Saturday, August 10 – 1968
The merits and demerits of soccer coaching at the amateur level have become an increasing topic of discussion during the recent seasons.
And from reports received as the 1968-69 season commences it is apparent that the many and varied benefits at all levels of the game have been accepted and the number of local managers, coaches and players who have attended F.A. coaching courses during the past close season has far outstripped the previous attendances.
For this happy state of affairs the local Coaching Association under the guidance of Tom Saunders and Roy Rees with expert co-operation from the F.A.’s North West top coach Tony Waiters is deserving of the highest praise as without their enthusiasm and expertise the present healthy state would not exist.
Regularly throughout last season and during the close season, local courses have been held and in consequence the number of local clubs who now possess somebody qualified in charge of this vital aspect of their progress has never been higher.
The famous Lilleshall F.A. Coaching Centre is just one of the many venues at which local coaches have been attending courses in quest of their full F.A. qualifications, and numerous other courses have been held to prepare coaches for the Preliminary Certificate.
The F.A. Amateur Cup final appearance two seasons ago of Skelmersdale United firmly placed Merseyside amateur soccer on the soccer map and in consequence players from “Skem”, Marine and other local teams have received long awaited recognition from the F.A. selectors.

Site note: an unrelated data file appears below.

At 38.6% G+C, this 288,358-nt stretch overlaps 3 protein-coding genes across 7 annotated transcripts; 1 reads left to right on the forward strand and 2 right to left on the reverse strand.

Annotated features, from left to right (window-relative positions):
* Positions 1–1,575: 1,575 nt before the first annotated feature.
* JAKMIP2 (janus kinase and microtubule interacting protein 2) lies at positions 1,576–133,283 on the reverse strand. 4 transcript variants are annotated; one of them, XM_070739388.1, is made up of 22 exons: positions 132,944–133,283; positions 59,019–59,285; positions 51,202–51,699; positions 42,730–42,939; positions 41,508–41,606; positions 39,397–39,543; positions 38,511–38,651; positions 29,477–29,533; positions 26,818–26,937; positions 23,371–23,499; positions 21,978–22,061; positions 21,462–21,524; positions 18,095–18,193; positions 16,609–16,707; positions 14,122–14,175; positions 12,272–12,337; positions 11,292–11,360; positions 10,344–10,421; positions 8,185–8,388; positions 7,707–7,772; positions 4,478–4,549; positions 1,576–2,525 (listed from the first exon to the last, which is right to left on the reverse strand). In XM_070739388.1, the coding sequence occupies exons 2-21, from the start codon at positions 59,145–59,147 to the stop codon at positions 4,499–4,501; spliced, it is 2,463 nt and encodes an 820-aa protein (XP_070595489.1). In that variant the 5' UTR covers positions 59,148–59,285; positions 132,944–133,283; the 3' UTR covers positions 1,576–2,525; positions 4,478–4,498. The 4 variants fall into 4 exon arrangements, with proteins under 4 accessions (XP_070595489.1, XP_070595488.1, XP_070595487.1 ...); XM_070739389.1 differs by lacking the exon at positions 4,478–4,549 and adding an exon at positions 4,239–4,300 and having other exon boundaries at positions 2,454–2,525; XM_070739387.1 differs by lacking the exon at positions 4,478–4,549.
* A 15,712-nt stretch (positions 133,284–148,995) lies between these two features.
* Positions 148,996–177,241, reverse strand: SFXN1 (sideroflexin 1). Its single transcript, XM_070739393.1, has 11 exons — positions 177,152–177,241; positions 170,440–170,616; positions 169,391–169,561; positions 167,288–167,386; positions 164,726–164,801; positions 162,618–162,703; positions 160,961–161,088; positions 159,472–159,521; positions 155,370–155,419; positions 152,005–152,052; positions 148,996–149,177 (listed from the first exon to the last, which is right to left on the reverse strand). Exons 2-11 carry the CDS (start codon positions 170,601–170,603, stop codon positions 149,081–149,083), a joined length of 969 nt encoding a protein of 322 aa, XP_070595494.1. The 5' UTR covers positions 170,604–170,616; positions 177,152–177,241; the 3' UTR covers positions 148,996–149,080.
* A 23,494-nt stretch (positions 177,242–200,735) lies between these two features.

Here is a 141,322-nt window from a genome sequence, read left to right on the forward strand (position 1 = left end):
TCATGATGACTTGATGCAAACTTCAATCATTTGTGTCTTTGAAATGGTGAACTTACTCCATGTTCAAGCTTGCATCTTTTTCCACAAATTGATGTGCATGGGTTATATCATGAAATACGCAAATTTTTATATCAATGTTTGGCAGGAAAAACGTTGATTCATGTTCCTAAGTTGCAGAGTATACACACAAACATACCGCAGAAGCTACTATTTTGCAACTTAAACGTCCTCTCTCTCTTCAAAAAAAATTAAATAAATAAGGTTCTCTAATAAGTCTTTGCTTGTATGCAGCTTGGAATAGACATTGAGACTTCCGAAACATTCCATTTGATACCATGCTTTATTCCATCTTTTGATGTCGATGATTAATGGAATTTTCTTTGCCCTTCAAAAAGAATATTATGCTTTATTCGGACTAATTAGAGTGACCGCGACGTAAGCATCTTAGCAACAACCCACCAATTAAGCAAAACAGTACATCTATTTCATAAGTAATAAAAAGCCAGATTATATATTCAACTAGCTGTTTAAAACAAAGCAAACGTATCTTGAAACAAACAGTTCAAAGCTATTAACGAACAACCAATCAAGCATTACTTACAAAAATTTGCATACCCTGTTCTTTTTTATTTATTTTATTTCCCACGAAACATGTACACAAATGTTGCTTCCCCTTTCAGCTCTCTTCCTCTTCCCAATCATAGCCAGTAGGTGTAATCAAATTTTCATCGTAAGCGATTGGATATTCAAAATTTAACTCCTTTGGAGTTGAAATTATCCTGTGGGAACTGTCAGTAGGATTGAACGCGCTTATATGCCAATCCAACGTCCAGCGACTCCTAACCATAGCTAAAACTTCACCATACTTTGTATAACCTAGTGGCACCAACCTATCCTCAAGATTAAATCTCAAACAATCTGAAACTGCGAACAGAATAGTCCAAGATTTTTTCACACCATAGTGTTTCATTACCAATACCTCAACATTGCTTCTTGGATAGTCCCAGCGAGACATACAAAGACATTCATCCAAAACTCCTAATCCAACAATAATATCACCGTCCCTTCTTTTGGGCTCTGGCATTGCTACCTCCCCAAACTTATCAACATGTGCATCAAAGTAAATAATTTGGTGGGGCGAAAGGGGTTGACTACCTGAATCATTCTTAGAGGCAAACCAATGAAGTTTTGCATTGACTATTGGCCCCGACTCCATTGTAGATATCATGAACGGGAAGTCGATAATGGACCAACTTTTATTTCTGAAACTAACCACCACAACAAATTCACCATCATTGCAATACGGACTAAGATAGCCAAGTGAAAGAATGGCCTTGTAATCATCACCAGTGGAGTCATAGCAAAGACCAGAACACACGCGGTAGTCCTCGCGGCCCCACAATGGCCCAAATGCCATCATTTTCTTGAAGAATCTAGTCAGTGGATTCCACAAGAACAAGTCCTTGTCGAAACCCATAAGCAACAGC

The impetus gained from this official attention has been reflected throughout the area and it is fair to suggest that at the advent of the 1968-69 season, hopes are running side by side with far better preparation than ever before.
The old haphazard approach to a season has been conspicuous by its absence as trainers and coaches have been able to organise their teams with a much better sense of direction, mainly because of the valuable guidance received on the excellent coaching courses.
Soccer at the top level has been brought into the homes through the television medium, and although not the best of guides to study many aspects of the game it has served to show the thousands of amateurs just what the demands of the game at the senior level really are.
Basic skills are moulded into an overall team pattern and having watched teams who had the benefit of a coach as against those who have not been so fortunate, the difference is most marked.
Utilisation of strengths and the ability to spot opponents’ weaknesses are but two of the many angles which can be mastered with guidance at any level and it is most heartening to see that right down to the junior boys’ club leagues the benefits of expert coaching are being felt.
In conjunction with the L.B.A., coaches holding the F.A. Preliminary qualification are commencing in September at a Woolton Venue on Sundays to coach teams selected by the L.B.A. in specially organised courses with emphasis on teamwork as against individual functional play.
This will be invaluable, both from the coaches and the boys’ viewpoints, as they will come right up against the snags which so often at this level stultify progress.
Merseyside is proud of its position as the top soccer centre in Britain and these courses are ensuring that the hard won prestige is built upon a good foundation which will more than stand the test of time.
Provided that local corporations can provide improved facilities for the many eager youngsters entering on the threshold of a soccer career the future looks brighter than at any previous time and the ensuing weeks should prove that point emphatically.
(Liverpool Echo, 10-08-1968)